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Magnetic field strength that emits waves

  1. Jul 21, 2014 #1
    1. The problem statement, all variables and given/known data
    The microwaves in a microwave oven are produced in a special tube called a magnetron. The electrons orbit the magnetic field at 2.99GHz, and as they do so they emit 2.99GHz electromagnetic waves. What is the magnetic field strength?

    2. Relevant equations
    ƒ=qβ/(2Pi*m)
    Thus, B= f*2Pi*m/q

    3. The attempt at a solution
    I got the question right. It's just I am having a bit difficult grasping why. I thought that because they stated that the electrons also emit 2.99Hz electromagnetic waves, that this would influence the answer. Could someone please explain to me if electrons emitting waves of the same frequency has any influence on this question and the found B value? And also, if not, why?

    Thank you so much!
     
  2. jcsd
  3. Jul 21, 2014 #2

    rude man

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    The electrons ARE what generate the e-m waves. The frequency is just the electrons' rotational frequency. So I don't know what you mean by ".. the electrons ALSO emit 2.99 GHz electromagnetic waves ...".

    The problem just involves equating the Lorentz force with centripetal force which your formula does.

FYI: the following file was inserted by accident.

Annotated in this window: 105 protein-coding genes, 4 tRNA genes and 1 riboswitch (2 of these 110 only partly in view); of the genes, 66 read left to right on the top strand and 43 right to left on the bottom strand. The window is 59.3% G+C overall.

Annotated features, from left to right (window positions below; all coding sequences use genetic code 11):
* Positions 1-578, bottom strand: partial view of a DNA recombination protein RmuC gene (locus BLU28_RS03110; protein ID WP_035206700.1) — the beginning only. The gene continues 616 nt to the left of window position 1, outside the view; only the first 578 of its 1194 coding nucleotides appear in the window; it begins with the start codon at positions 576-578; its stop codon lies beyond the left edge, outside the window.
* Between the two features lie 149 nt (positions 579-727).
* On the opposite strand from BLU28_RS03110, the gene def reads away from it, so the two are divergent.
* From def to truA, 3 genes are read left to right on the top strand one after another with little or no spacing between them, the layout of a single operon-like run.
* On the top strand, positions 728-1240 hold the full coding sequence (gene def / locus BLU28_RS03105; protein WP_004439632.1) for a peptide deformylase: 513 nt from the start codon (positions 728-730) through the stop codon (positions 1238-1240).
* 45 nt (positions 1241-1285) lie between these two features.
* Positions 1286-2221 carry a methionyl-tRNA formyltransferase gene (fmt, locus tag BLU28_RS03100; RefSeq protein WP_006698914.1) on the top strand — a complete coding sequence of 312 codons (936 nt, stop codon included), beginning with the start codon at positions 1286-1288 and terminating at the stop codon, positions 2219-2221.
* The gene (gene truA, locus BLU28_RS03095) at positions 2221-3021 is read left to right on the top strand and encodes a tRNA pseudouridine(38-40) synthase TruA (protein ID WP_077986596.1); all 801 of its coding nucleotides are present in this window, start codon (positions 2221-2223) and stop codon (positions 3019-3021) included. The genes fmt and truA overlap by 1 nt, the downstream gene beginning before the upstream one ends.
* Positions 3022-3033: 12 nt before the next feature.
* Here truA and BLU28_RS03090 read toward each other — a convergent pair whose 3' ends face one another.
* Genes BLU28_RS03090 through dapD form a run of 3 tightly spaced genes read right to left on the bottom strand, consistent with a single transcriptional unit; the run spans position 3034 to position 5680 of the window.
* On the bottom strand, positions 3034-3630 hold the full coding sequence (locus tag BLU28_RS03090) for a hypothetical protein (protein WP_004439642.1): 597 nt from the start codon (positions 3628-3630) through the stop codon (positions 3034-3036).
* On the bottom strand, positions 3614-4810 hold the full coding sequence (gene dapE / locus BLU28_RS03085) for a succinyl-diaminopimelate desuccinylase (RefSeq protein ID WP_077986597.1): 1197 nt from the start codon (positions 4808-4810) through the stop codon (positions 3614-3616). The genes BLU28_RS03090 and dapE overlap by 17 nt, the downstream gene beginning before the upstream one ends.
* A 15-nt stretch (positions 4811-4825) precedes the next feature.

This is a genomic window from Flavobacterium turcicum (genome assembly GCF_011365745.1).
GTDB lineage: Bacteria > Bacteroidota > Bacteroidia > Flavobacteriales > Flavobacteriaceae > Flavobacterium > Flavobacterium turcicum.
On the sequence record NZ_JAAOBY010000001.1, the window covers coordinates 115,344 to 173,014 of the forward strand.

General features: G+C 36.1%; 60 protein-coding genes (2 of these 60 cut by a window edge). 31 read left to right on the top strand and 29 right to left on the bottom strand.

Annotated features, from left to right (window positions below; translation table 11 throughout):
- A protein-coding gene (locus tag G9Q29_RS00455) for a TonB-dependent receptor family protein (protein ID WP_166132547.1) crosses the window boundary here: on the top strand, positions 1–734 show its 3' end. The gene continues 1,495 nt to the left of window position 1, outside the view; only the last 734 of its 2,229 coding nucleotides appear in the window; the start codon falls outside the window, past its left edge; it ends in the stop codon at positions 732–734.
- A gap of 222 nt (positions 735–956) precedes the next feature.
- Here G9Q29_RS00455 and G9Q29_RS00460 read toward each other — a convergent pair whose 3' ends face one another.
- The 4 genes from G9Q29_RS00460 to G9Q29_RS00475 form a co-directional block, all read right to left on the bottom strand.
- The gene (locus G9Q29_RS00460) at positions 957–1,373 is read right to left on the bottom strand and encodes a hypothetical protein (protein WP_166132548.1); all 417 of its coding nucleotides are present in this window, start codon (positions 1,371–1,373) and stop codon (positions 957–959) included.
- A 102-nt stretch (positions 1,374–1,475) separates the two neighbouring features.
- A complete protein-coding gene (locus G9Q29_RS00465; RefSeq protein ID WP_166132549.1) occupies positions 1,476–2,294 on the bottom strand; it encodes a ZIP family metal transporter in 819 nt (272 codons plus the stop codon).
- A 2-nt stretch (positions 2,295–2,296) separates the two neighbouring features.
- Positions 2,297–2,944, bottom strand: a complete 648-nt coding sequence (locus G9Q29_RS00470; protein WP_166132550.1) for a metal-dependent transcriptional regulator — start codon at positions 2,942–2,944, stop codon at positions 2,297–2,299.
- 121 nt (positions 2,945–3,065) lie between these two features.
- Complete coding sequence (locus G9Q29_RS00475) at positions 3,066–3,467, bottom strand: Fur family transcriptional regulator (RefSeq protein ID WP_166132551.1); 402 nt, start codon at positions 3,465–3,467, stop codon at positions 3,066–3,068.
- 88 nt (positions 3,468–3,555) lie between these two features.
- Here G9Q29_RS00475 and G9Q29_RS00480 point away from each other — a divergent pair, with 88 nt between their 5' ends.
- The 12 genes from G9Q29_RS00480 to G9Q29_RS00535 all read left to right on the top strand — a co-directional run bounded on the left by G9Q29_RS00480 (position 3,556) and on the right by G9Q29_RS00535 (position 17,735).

4. Jul 22, 2014 #3
    Hi~
    Sorry- pretty stupid of me. I just thought because they purposely added the fact that the electrons also emitted EM waves of the same frequency, maybe this would increase or decrease the value of the magnetic field.
    What would change due to the fact that the electrons were emitting EM waves of the same frequency? Energy, right? Anything else?
     
  5. Jul 22, 2014 #4

    rude man

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    The B field is not affected. Without the electrons there would not be any e-m radiation. If the electrons were present but stationary you would have a static E field on top of the B field but no e-m radiation. Charges have to be accelerated to emit e-m radiation.

    E-m radiation carries energy with it. The so-called Poynting vector P indicates the direction of e-m radiation and energy transport. The power flux is P times the area under consideration, expressed as a dot product since both P and area A are vectors, and the units are watts/square meter. So power flow = P*A over any area.

    It can be shown that P = E x H.

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